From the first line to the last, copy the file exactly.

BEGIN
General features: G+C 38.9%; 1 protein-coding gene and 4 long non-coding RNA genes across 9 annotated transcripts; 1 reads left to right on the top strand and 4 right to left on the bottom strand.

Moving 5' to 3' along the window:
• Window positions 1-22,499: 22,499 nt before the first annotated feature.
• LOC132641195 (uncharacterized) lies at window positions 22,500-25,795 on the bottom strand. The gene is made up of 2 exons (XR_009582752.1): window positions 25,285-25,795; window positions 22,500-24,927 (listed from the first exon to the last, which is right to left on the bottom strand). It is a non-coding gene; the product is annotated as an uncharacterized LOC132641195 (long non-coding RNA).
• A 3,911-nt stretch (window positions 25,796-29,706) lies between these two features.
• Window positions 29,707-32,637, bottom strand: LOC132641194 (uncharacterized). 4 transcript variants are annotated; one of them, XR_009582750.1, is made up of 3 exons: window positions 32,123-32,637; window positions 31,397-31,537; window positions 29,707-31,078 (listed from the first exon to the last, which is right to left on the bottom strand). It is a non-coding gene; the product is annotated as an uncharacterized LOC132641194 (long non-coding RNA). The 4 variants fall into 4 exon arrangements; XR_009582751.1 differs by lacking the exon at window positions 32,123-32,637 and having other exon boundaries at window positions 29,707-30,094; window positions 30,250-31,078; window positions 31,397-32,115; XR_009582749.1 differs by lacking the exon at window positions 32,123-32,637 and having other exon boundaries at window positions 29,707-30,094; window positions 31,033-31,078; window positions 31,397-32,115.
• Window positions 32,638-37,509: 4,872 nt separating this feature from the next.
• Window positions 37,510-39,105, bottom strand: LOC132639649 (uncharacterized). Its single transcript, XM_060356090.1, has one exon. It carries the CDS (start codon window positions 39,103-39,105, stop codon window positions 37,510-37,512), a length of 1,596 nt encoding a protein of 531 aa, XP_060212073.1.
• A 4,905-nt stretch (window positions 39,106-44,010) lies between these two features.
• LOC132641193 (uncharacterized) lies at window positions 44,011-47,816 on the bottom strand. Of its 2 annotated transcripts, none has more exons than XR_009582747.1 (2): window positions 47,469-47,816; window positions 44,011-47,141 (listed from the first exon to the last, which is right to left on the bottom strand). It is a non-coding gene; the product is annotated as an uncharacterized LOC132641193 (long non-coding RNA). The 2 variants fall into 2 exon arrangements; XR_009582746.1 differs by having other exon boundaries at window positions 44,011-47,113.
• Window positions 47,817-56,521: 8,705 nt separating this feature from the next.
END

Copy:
General features: G+C 38.9%; 1 protein-coding gene and 4 long non-coding RNA genes across 9 annotated transcripts; 1 reads left to right on the top strand and 4 right to left on the bottom strand.

Moving 5' to 3' along the window:
• Window positions 1-22,499: 22,499 nt before the first annotated feature.
• LOC132641195 (uncharacterized) lies at window positions 22,500-25,795 on the bottom strand. The gene is made up of 2 exons (XR_009582752.1): window positions 25,285-25,795; window positions 22,500-24,927 (listed from the first exon to the last, which is right to left on the bottom strand). It is a non-coding gene; the product is annotated as an uncharacterized LOC132641195 (long non-coding RNA).
• A 3,911-nt stretch (window positions 25,796-29,706) lies between these two features.
• Window positions 29,707-32,637, bottom strand: LOC132641194 (uncharacterized). 4 transcript variants are annotated; one of them, XR_009582750.1, is made up of 3 exons: window positions 32,123-32,637; window positions 31,397-31,537; window positions 29,707-31,078 (listed from the first exon to the last, which is right to left on the bottom strand). It is a non-coding gene; the product is annotated as an uncharacterized LOC132641194 (long non-coding RNA). The 4 variants fall into 4 exon arrangements; XR_009582751.1 differs by lacking the exon at window positions 32,123-32,637 and having other exon boundaries at window positions 29,707-30,094; window positions 30,250-31,078; window positions 31,397-32,115; XR_009582749.1 differs by lacking the exon at window positions 32,123-32,637 and having other exon boundaries at window positions 29,707-30,094; window positions 31,033-31,078; window positions 31,397-32,115.
• Window positions 32,638-37,509: 4,872 nt separating this feature from the next.
• Window positions 37,510-39,105, bottom strand: LOC132639649 (uncharacterized). Its single transcript, XM_060356090.1, has one exon. It carries the CDS (start codon window positions 39,103-39,105, stop codon window positions 37,510-37,512), a length of 1,596 nt encoding a protein of 531 aa, XP_060212073.1.
• A 4,905-nt stretch (window positions 39,106-44,010) lies between these two features.
• LOC132641193 (uncharacterized) lies at window positions 44,011-47,816 on the bottom strand. Of its 2 annotated transcripts, none has more exons than XR_009582747.1 (2): window positions 47,469-47,816; window positions 44,011-47,141 (listed from the first exon to the last, which is right to left on the bottom strand). It is a non-coding gene; the product is annotated as an uncharacterized LOC132641193 (long non-coding RNA). The 2 variants fall into 2 exon arrangements; XR_009582746.1 differs by having other exon boundaries at window positions 44,011-47,113.
• Window positions 47,817-56,521: 8,705 nt separating this feature from the next.